President Donald Trump in a prayer circle, 27 February 2020 (Photo by Nicholas Kamm / AFP)

Minority appeal

Can right-wing parties win with ethnic minorities?

Artillery Row

Last month, American right-wing libertarian writer Richard Hanania’s past as pseudonymous 2010s alt-righter Richard Hoste was exposed in a hit piece. Hanania responded by disavowing his previous views, chronicling his journey away from the alt-right and towards “small-l liberalism”.

Trump’s nativist rhetoric harmed him less with minorities than predicted

Hanania remains vehemently anti-woke. Key to his current vision is the possibility of some sort of “multicultural based alliance”, where conservative immigrants join forces with conservative white Americans to oppose the woke ideals and policies advocated by white liberals. In a discussion with legal scholar Amy Wax, he argues that rural white Americans hate liberal elites more than they dislike being around immigrants. As immigrants have better (i.e. more socially conservative) values than native-born Americans, they should be encouraged not to assimilate. The right can then appeal to both groups through anti-woke policies, and he has repeatedly excoriated them for failing to do so.

Hanania is presenting one of the oft-asked questions for the right in Western countries: many immigrants and minorities have more conservative moral and economic values than natives, so surely the right should be able to win them over? It is an appealing theory, but so far the evidence for it is thin: that immigrants and minorities tend to vote for the left is a political truism. Black Americans vote overwhelmingly for the Democrats despite holding conservative values; similarly, socially conservative British Muslims vote for Labour. Looking around the Western world, it is rare to find a minority group that breaks this pattern, though that doesn’t stop pundits making exhortations that it doesn’t have to be this way.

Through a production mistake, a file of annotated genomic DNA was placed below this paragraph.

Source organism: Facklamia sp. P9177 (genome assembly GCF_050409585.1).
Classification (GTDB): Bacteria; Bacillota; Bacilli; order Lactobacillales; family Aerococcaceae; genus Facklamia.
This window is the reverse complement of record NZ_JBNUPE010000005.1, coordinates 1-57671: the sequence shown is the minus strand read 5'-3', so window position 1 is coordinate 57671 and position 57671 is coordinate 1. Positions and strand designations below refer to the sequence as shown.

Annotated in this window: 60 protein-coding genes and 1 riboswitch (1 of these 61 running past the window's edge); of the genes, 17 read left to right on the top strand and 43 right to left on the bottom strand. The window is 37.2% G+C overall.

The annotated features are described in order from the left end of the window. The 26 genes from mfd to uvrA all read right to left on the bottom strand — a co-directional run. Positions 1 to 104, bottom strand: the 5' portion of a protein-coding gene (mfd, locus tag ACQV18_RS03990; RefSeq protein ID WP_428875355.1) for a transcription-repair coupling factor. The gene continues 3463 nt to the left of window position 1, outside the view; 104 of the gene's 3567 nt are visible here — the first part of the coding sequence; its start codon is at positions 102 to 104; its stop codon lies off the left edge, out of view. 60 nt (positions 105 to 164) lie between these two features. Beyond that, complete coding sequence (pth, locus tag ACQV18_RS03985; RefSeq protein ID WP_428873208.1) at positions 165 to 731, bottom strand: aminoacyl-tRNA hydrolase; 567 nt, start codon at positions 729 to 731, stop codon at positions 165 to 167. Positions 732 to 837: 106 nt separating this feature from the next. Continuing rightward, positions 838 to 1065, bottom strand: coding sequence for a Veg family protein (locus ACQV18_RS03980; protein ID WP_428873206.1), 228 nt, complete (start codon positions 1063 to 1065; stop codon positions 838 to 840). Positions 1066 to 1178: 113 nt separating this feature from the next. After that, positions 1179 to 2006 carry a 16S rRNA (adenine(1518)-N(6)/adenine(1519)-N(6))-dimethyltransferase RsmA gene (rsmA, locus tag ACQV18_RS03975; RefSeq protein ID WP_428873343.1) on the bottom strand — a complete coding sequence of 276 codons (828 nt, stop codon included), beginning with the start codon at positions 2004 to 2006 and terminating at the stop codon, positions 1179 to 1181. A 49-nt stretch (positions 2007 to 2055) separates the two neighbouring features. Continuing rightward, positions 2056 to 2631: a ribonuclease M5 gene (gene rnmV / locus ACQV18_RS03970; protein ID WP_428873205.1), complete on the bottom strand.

The primary example often given for a conservative party successfully winning minority support is the Conservative Party of Canada. After an 18 year period out of power, it won federal elections in 2006, 2008 and 2011 — reportedly helped by abandoning anti-immigration stances, embracing minority communities and emphasising that the party shared their conservative values. Here is our very own Rishi Sunak, writing in 2014:

The Canadian Conservatives were once portrayed as out-of-touch, anti-immigrant and downright hostile to minorities. A Canadian minority voter was three times more likely to vote for the left-leaning Liberal Party. Today, Canadian Conservatives have not just drawn level but actually outpoll Liberals amongst immigrants and ethnic minorities, and have won three elections … The architect of this success is Jason Kenney, a senior Minister in the Conservative government. His insight was that minorities shared Conservative ideals of aspiration, hard work, faith and a smaller state, but did not “vote their values” because of the “static” of their accumulated misperceptions.